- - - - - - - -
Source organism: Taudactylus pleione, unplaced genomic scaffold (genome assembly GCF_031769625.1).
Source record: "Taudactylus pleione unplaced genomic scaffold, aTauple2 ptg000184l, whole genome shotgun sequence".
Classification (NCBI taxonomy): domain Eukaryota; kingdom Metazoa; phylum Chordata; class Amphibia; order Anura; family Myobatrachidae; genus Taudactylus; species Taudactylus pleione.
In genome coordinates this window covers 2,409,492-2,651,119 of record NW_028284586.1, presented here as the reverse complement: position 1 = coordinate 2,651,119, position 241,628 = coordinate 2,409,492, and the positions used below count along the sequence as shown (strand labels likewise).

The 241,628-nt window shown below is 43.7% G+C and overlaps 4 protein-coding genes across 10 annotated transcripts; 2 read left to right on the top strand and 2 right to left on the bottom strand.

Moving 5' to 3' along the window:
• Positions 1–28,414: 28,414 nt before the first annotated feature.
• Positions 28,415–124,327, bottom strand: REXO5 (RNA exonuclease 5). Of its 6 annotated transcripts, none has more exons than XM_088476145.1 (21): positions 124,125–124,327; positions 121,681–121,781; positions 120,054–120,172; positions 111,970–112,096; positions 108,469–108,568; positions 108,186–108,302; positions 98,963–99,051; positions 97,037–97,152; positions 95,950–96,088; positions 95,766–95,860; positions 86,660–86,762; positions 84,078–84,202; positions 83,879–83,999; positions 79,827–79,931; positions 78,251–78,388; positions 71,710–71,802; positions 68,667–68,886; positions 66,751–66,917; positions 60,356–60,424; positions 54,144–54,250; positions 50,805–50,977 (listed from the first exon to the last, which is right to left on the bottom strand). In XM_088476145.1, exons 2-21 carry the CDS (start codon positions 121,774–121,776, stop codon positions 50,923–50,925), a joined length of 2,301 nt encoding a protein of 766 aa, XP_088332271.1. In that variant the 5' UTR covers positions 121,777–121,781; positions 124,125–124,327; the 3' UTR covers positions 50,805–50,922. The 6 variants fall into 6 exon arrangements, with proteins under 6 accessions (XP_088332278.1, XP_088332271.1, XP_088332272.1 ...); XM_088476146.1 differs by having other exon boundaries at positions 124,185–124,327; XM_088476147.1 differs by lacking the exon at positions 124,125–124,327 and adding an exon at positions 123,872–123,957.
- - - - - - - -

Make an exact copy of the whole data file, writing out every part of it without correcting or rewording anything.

Source organism: Taudactylus pleione, unplaced genomic scaffold (genome assembly GCF_031769625.1).
Source record: "Taudactylus pleione unplaced genomic scaffold, aTauple2 ptg000184l, whole genome shotgun sequence".
Classification (NCBI taxonomy): domain Eukaryota; kingdom Metazoa; phylum Chordata; class Amphibia; order Anura; family Myobatrachidae; genus Taudactylus; species Taudactylus pleione.
In genome coordinates this window covers 2,409,492-2,651,119 of record NW_028284586.1, presented here as the reverse complement: position 1 = coordinate 2,651,119, position 241,628 = coordinate 2,409,492, and the positions used below count along the sequence as shown (strand labels likewise).

The 241,628-nt window shown below is 43.7% G+C and overlaps 4 protein-coding genes across 10 annotated transcripts; 2 read left to right on the top strand and 2 right to left on the bottom strand.

Moving 5' to 3' along the window:
• Positions 1–28,414: 28,414 nt before the first annotated feature.
• Positions 28,415–124,327, bottom strand: REXO5 (RNA exonuclease 5). Of its 6 annotated transcripts, none has more exons than XM_088476145.1 (21): positions 124,125–124,327; positions 121,681–121,781; positions 120,054–120,172; positions 111,970–112,096; positions 108,469–108,568; positions 108,186–108,302; positions 98,963–99,051; positions 97,037–97,152; positions 95,950–96,088; positions 95,766–95,860; positions 86,660–86,762; positions 84,078–84,202; positions 83,879–83,999; positions 79,827–79,931; positions 78,251–78,388; positions 71,710–71,802; positions 68,667–68,886; positions 66,751–66,917; positions 60,356–60,424; positions 54,144–54,250; positions 50,805–50,977 (listed from the first exon to the last, which is right to left on the bottom strand). In XM_088476145.1, exons 2-21 carry the CDS (start codon positions 121,774–121,776, stop codon positions 50,923–50,925), a joined length of 2,301 nt encoding a protein of 766 aa, XP_088332271.1. In that variant the 5' UTR covers positions 121,777–121,781; positions 124,125–124,327; the 3' UTR covers positions 50,805–50,922. The 6 variants fall into 6 exon arrangements, with proteins under 6 accessions (XP_088332278.1, XP_088332271.1, XP_088332272.1 ...); XM_088476146.1 differs by having other exon boundaries at positions 124,185–124,327; XM_088476147.1 differs by lacking the exon at positions 124,125–124,327 and adding an exon at positions 123,872–123,957.